Climate Governance in Chile: Challenges and Opportunities by Industry

Date: 25 March 2021

Chapter Zero Chile


Chapter Zero Chile


  • Macarena Navarrete, Country Managing Partner EY Chile
  • René Muga, VP Asuntos Corporativos Anglo American
  • Paolo Pallotti, CEO Enel Chile
  • Francisco Ruiz Tagle, CEO CMPC
  • Claudio Muñoz, Chairman Aguas Andinas and Director, Chapter Zero Chile


Fadua Gajardo, Directora Ejecutiva del Instituto de Directores de Chile

Watch the recording:  Climate governance in Chile: Challenges and Opportunities by Industry

Decarbonising energy and systems is not simple, but countries like Chile are well placed to harvest renewable energy from wind and sun. The issue, however, is investment. In this session of the CGI’s Global Summit on climate governance in Chile, the panel looked at the barriers stopping the country from moving forward with its climate commitments, and how boards can be made to be more accountable. 

If the country is to meet its Paris Agreement targets, it will have to do more than invest in switching to renewables, the panel argued. Collaboration across industries (including infrastructure) is key to driving change all the way along the value chain. Innovation and R&D can bring about genuine transformation but again, it requires serious investment.

The session looked at four main topics: energy, forestry, mining and water, and concluded that collaboration and interconnectivity across those sectors with a leaning towards a circular economy is the key to decarbonising the country faster. 

Where do boards fit into this vision? Claudio Muñoz, in his capacity as Chair of Aguas Andinas, shared how his board has been discussing climate change every month for the past two years. The company has an annual integrated report (not just a financial one) that factors in environmental, social and governance issues. He also flagged a way to make climate conversation more palatable to boards: re-framing it to sound more attractive. Instead of using the term ‘sewage treatment’, he suggested ‘bio-factory’ – a tweak that could result in companies choosing to ‘recycle’ water for use in agriculture, rather than polluting rivers and waterways.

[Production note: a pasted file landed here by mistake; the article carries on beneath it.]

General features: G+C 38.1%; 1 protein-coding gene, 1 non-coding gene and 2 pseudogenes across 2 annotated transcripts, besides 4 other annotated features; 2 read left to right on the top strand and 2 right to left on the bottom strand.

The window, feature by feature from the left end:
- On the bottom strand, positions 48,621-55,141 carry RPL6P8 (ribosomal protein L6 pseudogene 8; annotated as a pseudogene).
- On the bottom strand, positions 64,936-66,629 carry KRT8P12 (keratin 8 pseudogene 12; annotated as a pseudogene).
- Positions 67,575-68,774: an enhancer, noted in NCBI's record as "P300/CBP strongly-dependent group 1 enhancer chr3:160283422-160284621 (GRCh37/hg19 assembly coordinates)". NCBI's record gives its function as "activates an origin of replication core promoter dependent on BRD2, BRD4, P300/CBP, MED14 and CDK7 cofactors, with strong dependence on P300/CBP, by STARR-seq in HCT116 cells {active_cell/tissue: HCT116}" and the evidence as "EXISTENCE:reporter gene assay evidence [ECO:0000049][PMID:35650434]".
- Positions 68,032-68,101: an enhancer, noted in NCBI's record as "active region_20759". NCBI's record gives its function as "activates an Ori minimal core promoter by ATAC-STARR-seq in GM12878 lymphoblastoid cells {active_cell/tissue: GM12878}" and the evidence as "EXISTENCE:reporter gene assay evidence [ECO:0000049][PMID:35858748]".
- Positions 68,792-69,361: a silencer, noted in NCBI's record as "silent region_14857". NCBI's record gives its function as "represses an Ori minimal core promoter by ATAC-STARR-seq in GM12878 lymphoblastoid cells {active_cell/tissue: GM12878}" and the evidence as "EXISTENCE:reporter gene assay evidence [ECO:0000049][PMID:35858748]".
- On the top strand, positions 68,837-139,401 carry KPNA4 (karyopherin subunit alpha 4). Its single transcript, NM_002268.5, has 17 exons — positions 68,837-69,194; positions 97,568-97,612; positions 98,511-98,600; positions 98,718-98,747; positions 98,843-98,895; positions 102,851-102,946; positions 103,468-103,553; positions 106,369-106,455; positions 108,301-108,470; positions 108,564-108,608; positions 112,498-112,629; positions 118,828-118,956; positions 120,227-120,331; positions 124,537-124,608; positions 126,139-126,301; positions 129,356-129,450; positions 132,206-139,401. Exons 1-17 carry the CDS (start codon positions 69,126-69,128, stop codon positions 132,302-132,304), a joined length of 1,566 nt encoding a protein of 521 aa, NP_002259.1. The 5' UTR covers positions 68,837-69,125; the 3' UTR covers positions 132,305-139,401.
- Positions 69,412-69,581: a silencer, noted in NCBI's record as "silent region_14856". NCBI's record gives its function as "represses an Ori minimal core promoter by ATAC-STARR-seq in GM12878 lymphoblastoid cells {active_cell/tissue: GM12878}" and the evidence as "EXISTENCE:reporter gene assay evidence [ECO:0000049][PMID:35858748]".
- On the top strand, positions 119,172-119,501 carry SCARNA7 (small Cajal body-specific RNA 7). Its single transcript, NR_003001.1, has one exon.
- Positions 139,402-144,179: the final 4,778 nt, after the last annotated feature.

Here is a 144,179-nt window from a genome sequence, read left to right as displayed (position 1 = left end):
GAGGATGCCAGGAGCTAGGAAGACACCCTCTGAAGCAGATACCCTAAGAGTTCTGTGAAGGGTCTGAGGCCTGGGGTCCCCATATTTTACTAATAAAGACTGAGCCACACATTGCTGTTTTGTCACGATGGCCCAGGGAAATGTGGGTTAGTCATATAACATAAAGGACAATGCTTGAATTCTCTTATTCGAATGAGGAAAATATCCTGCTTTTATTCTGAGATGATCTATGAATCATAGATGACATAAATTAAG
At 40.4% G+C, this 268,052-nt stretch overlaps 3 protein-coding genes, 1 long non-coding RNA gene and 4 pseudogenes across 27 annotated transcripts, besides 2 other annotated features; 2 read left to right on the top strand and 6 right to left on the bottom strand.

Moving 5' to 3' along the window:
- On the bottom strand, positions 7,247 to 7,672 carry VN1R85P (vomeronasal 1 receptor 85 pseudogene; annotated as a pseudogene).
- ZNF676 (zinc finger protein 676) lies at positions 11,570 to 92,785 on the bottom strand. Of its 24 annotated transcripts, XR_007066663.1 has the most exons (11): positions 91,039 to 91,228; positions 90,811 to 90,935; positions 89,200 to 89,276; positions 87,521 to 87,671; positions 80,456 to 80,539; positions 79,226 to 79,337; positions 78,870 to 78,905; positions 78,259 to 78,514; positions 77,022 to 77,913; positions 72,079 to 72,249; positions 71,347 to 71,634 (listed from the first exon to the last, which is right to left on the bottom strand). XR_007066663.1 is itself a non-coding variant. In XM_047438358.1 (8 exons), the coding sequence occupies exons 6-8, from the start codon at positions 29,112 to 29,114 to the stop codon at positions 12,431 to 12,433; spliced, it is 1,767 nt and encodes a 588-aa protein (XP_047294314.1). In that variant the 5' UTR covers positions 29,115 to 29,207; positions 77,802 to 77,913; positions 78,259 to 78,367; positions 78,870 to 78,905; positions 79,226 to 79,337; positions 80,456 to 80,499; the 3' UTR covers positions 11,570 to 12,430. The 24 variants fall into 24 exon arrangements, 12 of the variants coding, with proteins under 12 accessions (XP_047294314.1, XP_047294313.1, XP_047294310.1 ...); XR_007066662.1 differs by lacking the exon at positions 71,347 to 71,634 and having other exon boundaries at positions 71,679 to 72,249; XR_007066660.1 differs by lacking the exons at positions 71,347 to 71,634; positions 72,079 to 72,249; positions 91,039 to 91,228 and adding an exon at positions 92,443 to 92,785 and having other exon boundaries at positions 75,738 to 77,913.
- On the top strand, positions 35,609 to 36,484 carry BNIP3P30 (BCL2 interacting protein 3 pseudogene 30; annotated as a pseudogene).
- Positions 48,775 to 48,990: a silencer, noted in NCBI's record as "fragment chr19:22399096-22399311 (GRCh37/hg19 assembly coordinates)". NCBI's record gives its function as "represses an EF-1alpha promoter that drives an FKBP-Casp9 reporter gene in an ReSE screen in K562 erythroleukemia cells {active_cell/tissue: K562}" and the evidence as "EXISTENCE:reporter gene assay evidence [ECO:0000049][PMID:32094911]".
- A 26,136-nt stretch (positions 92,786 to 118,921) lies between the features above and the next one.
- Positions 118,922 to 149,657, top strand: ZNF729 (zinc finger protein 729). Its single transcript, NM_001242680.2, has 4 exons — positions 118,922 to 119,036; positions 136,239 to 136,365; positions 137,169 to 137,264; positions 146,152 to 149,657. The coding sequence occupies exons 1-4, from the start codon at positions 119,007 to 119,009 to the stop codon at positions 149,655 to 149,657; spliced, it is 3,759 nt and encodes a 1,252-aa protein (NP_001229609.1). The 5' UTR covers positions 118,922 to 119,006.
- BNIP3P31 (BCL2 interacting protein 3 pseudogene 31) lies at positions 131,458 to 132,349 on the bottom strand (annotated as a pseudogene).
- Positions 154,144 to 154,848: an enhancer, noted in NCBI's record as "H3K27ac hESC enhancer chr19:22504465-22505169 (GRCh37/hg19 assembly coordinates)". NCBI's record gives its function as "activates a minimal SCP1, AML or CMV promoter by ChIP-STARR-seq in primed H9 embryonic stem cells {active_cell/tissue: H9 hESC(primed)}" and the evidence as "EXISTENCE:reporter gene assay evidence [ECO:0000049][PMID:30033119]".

Water is an issue in Chile, and in order to build climate resilience, the country has had to invest millions in building storage, processing and coring facilities. Now, it needs to work out how opportunities can be created from negative situations (like water shortages). Paolo Palloti, CEO of Enel Chile says that’s where innovation comes in; we need new solutions for overcoming climate change challenges that are in line with regulatory developments. 

Collaboration is also going to be key, and a big challenge is going to be working out how to connect smaller businesses with larger ones so that everyone is aligned in a common goal. René Muga, VP Asuntos Corporativos Anglo American, believes that the answer may lie in larger companies exploring their value chains and identifying opportunities for smaller companies – a move that would increase sustainability.